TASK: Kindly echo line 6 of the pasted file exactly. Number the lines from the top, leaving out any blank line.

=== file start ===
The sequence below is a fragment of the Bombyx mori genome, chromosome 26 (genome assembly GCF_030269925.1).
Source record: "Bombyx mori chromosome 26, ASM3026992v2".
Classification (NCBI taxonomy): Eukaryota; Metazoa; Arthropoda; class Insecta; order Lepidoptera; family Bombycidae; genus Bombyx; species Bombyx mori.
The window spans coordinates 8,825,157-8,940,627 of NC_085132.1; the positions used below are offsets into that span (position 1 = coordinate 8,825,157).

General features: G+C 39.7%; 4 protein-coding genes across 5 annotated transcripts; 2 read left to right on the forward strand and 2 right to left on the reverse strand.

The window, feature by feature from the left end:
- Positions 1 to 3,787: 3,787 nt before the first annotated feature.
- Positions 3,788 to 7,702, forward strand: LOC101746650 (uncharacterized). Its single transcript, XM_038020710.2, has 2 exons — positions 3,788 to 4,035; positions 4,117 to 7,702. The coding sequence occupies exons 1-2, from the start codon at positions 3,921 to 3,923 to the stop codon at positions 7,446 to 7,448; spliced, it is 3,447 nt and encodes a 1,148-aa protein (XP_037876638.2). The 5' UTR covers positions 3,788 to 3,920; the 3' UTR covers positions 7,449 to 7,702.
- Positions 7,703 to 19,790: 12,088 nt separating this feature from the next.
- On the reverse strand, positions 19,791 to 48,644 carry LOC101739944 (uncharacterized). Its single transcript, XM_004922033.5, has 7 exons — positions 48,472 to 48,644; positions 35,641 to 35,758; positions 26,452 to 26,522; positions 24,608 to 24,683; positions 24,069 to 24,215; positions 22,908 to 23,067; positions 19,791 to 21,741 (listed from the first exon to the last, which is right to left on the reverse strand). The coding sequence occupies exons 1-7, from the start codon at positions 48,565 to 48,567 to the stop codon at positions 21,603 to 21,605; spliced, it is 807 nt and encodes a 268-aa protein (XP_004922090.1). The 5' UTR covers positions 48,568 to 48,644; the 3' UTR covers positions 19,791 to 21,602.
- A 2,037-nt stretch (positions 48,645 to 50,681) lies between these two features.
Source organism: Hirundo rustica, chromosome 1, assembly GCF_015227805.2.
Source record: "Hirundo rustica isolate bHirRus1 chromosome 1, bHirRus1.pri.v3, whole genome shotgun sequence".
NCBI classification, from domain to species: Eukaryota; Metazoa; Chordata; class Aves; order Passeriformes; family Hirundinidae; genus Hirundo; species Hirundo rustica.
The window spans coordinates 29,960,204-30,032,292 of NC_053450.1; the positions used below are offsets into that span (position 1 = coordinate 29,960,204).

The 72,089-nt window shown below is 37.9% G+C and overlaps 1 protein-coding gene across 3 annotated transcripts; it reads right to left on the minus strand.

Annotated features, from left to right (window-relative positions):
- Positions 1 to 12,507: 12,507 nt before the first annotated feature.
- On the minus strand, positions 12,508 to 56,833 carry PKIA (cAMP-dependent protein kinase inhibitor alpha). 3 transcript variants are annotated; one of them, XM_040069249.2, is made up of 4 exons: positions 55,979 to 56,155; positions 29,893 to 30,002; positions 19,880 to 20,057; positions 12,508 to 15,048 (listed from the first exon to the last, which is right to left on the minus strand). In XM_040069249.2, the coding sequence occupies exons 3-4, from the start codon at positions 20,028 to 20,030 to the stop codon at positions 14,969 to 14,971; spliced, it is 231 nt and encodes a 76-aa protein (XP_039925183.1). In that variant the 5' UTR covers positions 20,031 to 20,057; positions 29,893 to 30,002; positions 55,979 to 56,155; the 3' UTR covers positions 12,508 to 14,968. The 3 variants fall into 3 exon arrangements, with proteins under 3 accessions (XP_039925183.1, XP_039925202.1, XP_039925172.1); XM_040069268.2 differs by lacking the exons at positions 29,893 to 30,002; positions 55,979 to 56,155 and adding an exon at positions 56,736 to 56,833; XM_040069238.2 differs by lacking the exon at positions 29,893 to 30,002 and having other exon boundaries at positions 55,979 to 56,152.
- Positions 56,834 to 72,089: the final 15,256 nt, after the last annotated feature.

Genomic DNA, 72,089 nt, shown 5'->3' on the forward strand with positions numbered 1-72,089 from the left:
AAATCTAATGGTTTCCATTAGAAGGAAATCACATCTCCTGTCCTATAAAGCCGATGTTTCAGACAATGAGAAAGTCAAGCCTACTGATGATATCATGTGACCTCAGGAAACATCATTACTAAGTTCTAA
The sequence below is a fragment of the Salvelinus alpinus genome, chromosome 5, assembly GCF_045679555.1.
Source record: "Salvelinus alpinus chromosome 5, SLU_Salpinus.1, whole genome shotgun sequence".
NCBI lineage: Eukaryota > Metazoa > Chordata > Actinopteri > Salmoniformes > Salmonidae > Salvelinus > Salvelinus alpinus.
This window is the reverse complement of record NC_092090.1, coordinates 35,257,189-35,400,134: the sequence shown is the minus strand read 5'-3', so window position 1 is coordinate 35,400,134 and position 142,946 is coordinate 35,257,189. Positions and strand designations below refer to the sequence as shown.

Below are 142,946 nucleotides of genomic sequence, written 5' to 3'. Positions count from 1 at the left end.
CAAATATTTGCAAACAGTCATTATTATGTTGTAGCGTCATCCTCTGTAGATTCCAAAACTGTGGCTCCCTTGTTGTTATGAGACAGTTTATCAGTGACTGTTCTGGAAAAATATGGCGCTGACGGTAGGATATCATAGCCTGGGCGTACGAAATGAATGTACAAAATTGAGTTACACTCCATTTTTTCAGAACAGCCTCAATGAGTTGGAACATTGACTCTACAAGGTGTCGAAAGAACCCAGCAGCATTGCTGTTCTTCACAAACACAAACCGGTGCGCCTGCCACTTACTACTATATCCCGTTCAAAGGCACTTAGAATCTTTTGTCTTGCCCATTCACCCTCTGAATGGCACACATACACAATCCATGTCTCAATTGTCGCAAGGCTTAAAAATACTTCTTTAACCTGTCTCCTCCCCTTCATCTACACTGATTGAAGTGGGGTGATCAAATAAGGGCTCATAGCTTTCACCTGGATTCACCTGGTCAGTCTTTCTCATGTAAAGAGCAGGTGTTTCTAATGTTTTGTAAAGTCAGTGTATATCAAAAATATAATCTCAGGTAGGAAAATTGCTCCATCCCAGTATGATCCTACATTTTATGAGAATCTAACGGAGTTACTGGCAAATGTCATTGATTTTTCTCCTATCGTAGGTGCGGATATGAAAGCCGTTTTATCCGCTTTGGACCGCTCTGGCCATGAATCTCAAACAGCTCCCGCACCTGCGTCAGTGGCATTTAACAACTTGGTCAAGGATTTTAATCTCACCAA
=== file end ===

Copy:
The window, feature by feature from the left end: